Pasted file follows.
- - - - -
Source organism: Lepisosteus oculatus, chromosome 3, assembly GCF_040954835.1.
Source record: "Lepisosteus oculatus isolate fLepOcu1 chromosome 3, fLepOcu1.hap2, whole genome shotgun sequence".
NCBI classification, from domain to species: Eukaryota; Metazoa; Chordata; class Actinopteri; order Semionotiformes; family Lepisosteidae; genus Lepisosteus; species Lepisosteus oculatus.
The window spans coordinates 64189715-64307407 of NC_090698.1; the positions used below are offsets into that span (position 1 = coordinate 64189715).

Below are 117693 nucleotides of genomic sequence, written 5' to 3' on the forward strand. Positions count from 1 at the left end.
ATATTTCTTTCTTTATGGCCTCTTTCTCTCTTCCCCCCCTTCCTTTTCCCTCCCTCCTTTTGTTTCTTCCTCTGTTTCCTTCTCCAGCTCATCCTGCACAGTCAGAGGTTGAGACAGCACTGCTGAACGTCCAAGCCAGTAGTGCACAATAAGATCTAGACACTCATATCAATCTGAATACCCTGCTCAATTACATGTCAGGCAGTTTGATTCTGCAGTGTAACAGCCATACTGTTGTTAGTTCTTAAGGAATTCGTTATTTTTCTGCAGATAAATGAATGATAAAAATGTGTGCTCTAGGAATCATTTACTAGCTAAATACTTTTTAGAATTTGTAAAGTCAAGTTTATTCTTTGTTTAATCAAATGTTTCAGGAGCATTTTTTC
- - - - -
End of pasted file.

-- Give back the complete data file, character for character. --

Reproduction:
Source organism: Lepisosteus oculatus, chromosome 3, assembly GCF_040954835.1.
Source record: "Lepisosteus oculatus isolate fLepOcu1 chromosome 3, fLepOcu1.hap2, whole genome shotgun sequence".
NCBI classification, from domain to species: Eukaryota; Metazoa; Chordata; class Actinopteri; order Semionotiformes; family Lepisosteidae; genus Lepisosteus; species Lepisosteus oculatus.
The window spans coordinates 64189715-64307407 of NC_090698.1; the positions used below are offsets into that span (position 1 = coordinate 64189715).

Below are 117693 nucleotides of genomic sequence, written 5' to 3' on the forward strand. Positions count from 1 at the left end.
ATATTTCTTTCTTTATGGCCTCTTTCTCTCTTCCCCCCCTTCCTTTTCCCTCCCTCCTTTTGTTTCTTCCTCTGTTTCCTTCTCCAGCTCATCCTGCACAGTCAGAGGTTGAGACAGCACTGCTGAACGTCCAAGCCAGTAGTGCACAATAAGATCTAGACACTCATATCAATCTGAATACCCTGCTCAATTACATGTCAGGCAGTTTGATTCTGCAGTGTAACAGCCATACTGTTGTTAGTTCTTAAGGAATTCGTTATTTTTCTGCAGATAAATGAATGATAAAAATGTGTGCTCTAGGAATCATTTACTAGCTAAATACTTTTTAGAATTTGTAAAGTCAAGTTTATTCTTTGTTTAATCAAATGTTTCAGGAGCATTTTTTC